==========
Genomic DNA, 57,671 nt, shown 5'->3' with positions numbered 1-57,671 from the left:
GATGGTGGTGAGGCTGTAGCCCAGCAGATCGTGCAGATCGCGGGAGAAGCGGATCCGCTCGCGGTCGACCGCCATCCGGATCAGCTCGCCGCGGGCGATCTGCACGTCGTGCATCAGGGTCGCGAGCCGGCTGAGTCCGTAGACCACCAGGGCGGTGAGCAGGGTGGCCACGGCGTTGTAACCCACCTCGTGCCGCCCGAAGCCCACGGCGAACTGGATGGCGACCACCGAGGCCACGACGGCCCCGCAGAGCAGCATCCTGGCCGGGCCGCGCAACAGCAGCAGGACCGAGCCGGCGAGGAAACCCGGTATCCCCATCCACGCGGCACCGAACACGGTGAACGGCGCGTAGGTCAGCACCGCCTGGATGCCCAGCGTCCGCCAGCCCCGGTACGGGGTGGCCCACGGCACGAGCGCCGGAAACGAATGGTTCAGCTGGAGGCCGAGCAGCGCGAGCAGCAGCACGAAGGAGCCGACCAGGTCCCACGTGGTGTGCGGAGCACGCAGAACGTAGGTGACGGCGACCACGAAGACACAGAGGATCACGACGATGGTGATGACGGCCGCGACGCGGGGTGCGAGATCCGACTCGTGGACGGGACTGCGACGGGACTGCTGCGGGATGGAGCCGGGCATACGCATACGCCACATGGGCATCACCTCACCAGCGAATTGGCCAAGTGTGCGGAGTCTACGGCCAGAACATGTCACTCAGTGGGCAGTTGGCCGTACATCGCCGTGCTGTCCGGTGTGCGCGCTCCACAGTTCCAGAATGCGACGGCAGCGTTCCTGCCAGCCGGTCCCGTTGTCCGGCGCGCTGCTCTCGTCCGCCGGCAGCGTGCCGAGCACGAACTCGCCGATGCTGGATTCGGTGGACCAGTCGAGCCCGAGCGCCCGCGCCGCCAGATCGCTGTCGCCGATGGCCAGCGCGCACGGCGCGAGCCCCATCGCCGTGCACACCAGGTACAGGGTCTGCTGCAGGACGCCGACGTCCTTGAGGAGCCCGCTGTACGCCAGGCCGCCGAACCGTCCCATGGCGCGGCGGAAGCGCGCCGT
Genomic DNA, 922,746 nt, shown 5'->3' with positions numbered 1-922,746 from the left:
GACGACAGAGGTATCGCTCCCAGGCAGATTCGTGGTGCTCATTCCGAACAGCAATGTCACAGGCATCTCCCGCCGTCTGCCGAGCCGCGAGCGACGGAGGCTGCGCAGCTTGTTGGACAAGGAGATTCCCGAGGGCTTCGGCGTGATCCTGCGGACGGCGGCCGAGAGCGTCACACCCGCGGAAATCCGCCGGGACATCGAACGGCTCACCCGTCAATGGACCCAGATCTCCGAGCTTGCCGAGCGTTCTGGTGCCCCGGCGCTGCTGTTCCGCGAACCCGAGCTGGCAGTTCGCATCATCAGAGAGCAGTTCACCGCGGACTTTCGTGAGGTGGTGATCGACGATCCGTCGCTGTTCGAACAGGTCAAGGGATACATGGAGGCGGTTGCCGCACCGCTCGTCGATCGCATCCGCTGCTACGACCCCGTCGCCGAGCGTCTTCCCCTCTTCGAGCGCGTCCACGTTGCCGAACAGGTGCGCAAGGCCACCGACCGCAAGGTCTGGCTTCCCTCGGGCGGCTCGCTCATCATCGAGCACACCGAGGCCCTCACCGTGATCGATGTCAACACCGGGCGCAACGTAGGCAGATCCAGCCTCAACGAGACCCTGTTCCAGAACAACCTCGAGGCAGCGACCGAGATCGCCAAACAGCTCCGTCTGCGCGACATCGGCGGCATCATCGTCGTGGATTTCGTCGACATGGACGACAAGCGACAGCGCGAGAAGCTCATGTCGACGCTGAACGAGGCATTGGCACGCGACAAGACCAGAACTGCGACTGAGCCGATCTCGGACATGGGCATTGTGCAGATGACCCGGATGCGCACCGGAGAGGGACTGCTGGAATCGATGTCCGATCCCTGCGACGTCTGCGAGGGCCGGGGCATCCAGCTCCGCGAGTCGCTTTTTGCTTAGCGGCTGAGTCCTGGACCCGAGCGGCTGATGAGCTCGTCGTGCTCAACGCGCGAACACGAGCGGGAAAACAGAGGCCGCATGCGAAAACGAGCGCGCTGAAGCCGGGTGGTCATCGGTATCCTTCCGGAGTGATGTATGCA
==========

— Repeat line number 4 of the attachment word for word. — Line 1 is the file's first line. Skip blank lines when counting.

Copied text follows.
GACGACAGAGGTATCGCTCCCAGGCAGATTCGTGGTGCTCATTCCGAACAGCAATGTCACAGGCATCTCCCGCCGTCTGCCGAGCCGCGAGCGACGGAGGCTGCGCAGCTTGTTGGACAAGGAGATTCCCGAGGGCTTCGGCGTGATCCTGCGGACGGCGGCCGAGAGCGTCACACCCGCGGAAATCCGCCGGGACATCGAACGGCTCACCCGTCAATGGACCCAGATCTCCGAGCTTGCCGAGCGTTCTGGTGCCCCGGCGCTGCTGTTCCGCGAACCCGAGCTGGCAGTTCGCATCATCAGAGAGCAGTTCACCGCGGACTTTCGTGAGGTGGTGATCGACGATCCGTCGCTGTTCGAACAGGTCAAGGGATACATGGAGGCGGTTGCCGCACCGCTCGTCGATCGCATCCGCTGCTACGACCCCGTCGCCGAGCGTCTTCCCCTCTTCGAGCGCGTCCACGTTGCCGAACAGGTGCGCAAGGCCACCGACCGCAAGGTCTGGCTTCCCTCGGGCGGCTCGCTCATCATCGAGCACACCGAGGCCCTCACCGTGATCGATGTCAACACCGGGCGCAACGTAGGCAGATCCAGCCTCAACGAGACCCTGTTCCAGAACAACCTCGAGGCAGCGACCGAGATCGCCAAACAGCTCCGTCTGCGCGACATCGGCGGCATCATCGTCGTGGATTTCGTCGACATGGACGACAAGCGACAGCGCGAGAAGCTCATGTCGACGCTGAACGAGGCATTGGCACGCGACAAGACCAGAACTGCGACTGAGCCGATCTCGGACATGGGCATTGTGCAGATGACCCGGATGCGCACCGGAGAGGGACTGCTGGAATCGATGTCCGATCCCTGCGACGTCTGCGAGGGCCGGGGCATCCAGCTCCGCGAGTCGCTTTTTGCTTAGCGGCTGAGTCCTGGACCCGAGCGGCTGATGAGCTCGTCGTGCTCAACGCGCGAACACGAGCGGGAAAACAGAGGCCGCATGCGAAAACGAGCGCGCTGAAGCCGGGTGGTCATCGGTATCCTTCCGGAGTGATGTATGCA